The original library in Alexandria was one of the 7 wonders of the ancient world. It was a center of knowledge as much as a repository of books. Under royal decree it was to obtain a copy of every book published worldwide. It sent out buyers to all the known cities. Whenever a ship pulled into Alexandria harbor, the library took whatever books it did not already have. Some people say they just borrowed them and returned copies to the ships. However they acquired their volumes, they were the largest library in the world. Until Caesar. He started a fire in the harbor, and it spread and burned down the library and all but some books spirited out by the librarians. These were papyrus volumes of importance to Egypt, and from what I understand, they still exist in the rare book collection.
The library has gone through more than a few changes until 8 years ago when the new library was opened. It is a magnificent building. Situated a cross the street from the University of Alexandria it is well used. It is generously equipped with computers and such. Many governments in the world contributed to the rebuilding and equipping of this library, including USAID and Microsoft.
Our group took a tour, but we did not join them. I had a very special tour guide. Mary Ann is a professional librarian, and she was in Nirvana. We walked up to a rack of books. She laughed and said “Dewey”, I got what she meant. This library uses the Dewey Decimal categorizing system, instead of the Library of Congress system. She pointed out a few other things that only a librarian would notice. I spend a lot of time in Mary Ann’s library at AUS. It is as noisy as a bus station. This library was dead silent. People in study groups or doing independent research, and respecting the tradition of silence in a library, it was wonderful.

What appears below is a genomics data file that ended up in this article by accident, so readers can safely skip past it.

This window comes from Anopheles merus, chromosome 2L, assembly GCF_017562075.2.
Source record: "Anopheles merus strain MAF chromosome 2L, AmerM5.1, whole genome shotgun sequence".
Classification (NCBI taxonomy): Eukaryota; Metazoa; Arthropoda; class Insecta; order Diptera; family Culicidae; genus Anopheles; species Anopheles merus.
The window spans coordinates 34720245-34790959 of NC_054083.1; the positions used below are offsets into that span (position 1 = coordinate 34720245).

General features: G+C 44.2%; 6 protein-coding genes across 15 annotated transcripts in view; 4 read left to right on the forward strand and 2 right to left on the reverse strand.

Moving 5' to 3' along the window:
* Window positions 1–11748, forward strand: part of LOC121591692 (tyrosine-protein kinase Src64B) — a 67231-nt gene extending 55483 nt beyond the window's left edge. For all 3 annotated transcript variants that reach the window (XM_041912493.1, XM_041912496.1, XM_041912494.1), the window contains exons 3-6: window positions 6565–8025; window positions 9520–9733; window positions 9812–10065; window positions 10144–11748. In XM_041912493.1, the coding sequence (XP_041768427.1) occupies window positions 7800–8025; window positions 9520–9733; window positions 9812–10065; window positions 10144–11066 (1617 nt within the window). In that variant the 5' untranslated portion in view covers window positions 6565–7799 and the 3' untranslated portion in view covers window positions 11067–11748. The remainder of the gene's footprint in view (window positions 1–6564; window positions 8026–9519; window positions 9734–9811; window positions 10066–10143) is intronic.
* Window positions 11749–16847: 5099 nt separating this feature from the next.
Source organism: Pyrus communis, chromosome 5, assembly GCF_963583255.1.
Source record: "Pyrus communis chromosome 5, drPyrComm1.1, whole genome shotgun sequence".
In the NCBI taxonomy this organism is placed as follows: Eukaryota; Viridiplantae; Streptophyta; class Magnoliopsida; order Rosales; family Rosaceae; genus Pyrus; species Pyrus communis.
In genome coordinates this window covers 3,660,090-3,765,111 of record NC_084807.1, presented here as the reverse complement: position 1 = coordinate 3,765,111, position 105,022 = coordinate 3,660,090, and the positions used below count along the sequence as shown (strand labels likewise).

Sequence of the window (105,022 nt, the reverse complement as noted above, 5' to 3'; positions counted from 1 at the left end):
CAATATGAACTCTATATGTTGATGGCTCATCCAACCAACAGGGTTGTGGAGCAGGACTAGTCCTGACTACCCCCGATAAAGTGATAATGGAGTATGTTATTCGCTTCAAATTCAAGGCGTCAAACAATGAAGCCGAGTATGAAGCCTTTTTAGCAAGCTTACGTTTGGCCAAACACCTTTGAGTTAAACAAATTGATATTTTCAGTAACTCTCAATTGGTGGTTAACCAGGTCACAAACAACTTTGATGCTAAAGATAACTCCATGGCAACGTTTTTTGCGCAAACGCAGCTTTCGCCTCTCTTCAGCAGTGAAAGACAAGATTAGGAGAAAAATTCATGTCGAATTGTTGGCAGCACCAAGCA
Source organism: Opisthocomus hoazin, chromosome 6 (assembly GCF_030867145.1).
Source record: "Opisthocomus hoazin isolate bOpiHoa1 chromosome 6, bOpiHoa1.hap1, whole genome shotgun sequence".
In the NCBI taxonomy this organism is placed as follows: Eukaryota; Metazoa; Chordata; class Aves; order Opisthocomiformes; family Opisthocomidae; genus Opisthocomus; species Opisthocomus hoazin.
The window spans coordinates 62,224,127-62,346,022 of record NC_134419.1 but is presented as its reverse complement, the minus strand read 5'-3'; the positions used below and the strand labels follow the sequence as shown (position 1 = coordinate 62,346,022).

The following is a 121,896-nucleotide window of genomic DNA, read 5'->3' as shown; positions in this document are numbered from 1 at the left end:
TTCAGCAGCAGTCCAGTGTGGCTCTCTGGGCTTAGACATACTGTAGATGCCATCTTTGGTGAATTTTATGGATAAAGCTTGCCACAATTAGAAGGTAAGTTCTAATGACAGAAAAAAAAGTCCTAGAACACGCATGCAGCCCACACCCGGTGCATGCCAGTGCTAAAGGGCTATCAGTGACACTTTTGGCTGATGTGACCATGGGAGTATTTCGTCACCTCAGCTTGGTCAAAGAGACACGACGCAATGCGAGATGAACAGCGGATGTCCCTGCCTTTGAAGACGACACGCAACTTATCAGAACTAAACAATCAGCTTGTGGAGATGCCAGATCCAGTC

OK the next post is day two in Alexandria. It was our free day. We went back to the library, watched a show in the library planetarium about the Stars of the Pharaohs, rode a trolley across town, watched fisherman in the harbor and had chaotic trip home.
Thanks for reading. Tell a friend. PLEASE make a comment.
Our second day in the land of the Pharaohs was a “free day.” In tourism parlance that means “you are on your own buddy.” The guide gave the group the option to sign up for a “city tour”. Most of the group sounded interested. He told us we would visit the Citadel of Cairo, a Coptic Church, a Synagogue and the Mosque of Mohamed Ali. Mary Ann poked me in the side when I asked if we could see the Church of Rocky Balboa also. I do not think the guide got it. The people who did not drift away from the group at that point, definitely moved away from me when I asked if we could include a trip to Garbage City in the tour. So Mary Ann and I were the only two who signed up. The rest were on their own for the day.
Our first stop was the “religious area” of Cairo. This is where the church of Saints Sergius and Bacchus. This church is traditionally believed to have been built on the spot where the Holy Family, Joseph, Mary and the infant Jesus Christ, rested at the end of their journey into Egypt when they escaped King Herod who did not like the fact that people were calling baby Jesus the King of the Jews.